A 4.95% shareholder of Tamilnad Mercantile Bank Ltd. has approached the securities market tribunal opposing the initial public offer. Since the IPO is set for anchor allotment on Friday, the matter has been urgently listed before the Securities Appellate Tribunal.
The shareholder opposing the IPO is Robert and Ardis James Co., which has had a long litigious past with the bank—25 years to be precise. The dispute revolves around how Robert and Ardis, and several other non-resident entities, became shareholders in TMB.
In 2007, TMB had recorded transfer of 95,418 equity shares to several non-resident shareholders and 209 other Indian residents. The transfer to the non-residents was investigated by the Directorate of Enforcement under Foreign Exchange Management Act. The ED imposed a penalty of Rs 170 million, which the bank is yet to pay.
Several other individual shareholders challenged the 2007 transfer of 90,488 shares as violative of the Reserve Bank of India’s 2004 Bank Ownership Guidelines. In 2011, the regulator confirmed the violation.
There’s also a Ministry of Corporate Affairs’ show-cause notice prompted by TMB’s failure to conduct its annual general meeting for 2017. This landed in the Madras High Court which allowed AGMs for 2016, 2017, 2018 and 2019 under the chairmanship of a retired justice. The bank is yet to conduct AGMs for 2020 and 2021.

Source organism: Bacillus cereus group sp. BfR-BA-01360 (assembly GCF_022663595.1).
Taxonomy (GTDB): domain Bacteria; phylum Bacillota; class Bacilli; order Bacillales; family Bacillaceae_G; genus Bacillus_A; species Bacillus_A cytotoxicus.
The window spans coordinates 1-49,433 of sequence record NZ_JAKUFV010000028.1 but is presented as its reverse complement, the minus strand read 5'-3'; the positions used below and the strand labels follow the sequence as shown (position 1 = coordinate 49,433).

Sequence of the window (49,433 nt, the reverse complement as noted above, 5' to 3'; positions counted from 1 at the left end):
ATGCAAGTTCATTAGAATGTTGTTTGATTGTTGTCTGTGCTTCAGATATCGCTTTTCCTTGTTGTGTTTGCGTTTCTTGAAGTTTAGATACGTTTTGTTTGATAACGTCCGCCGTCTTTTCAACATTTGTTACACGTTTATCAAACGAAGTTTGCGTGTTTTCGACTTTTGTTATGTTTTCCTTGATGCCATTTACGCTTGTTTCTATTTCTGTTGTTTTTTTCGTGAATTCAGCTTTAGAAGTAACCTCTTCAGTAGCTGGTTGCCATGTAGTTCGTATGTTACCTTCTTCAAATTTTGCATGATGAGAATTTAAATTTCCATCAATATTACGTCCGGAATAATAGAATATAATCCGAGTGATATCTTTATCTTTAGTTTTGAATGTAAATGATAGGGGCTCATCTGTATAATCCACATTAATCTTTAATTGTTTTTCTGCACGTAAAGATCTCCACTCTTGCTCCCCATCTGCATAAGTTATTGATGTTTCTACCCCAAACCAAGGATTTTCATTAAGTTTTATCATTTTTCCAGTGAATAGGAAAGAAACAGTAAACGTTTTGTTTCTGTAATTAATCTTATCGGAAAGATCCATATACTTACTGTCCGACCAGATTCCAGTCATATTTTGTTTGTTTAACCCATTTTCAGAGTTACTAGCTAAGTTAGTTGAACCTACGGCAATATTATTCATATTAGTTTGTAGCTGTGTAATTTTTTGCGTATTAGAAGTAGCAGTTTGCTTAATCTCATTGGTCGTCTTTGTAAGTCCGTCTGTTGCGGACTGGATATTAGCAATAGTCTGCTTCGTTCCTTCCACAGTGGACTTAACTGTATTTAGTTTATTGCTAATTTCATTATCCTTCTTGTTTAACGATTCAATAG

Shareholder vote on any resolutions proposed by the company is subject to the approval of Madras High Court. Consequently, TMB has not been able to regularise appointments of four of its directors, is yet to obtain shareholder approval to amend the Articles of Association approved by the board, and adopt financial statements for the last two years.
TMB has flagged the litigation risk in the DRHP saying 37.61% of the paid up equity share capital or 53.59 million equity shares are subject to outstanding legal proceedings.
In January this year, proxy advisory firm IiAS had questioned the decision of the Securities and Exchange Board of India to green signal an IPO where the company cannot even convene an AGM—the forum through which a shareholder’s voice can be heard.
The proposed IPO will end up dragging a new and wider set of investors into a dispute that has been boiling for two decades, the advisory firm had cautioned.
The bank’s ability to expand hinges on its ability to list. In 2019, the Reserve Bank of India had imposed several restrictions on the bank, including:
Withdrawal of the general permission to open new branches without prior RBI approval
Freezing of the remuneration of the MD & CEO
Restriction on entering into any new lines of business listed under the Banking Regulation Act, 1949
Restriction on declaration and distribution of dividends.
The hearing before SAT on Friday will determine if the bank’s IPO can proceed.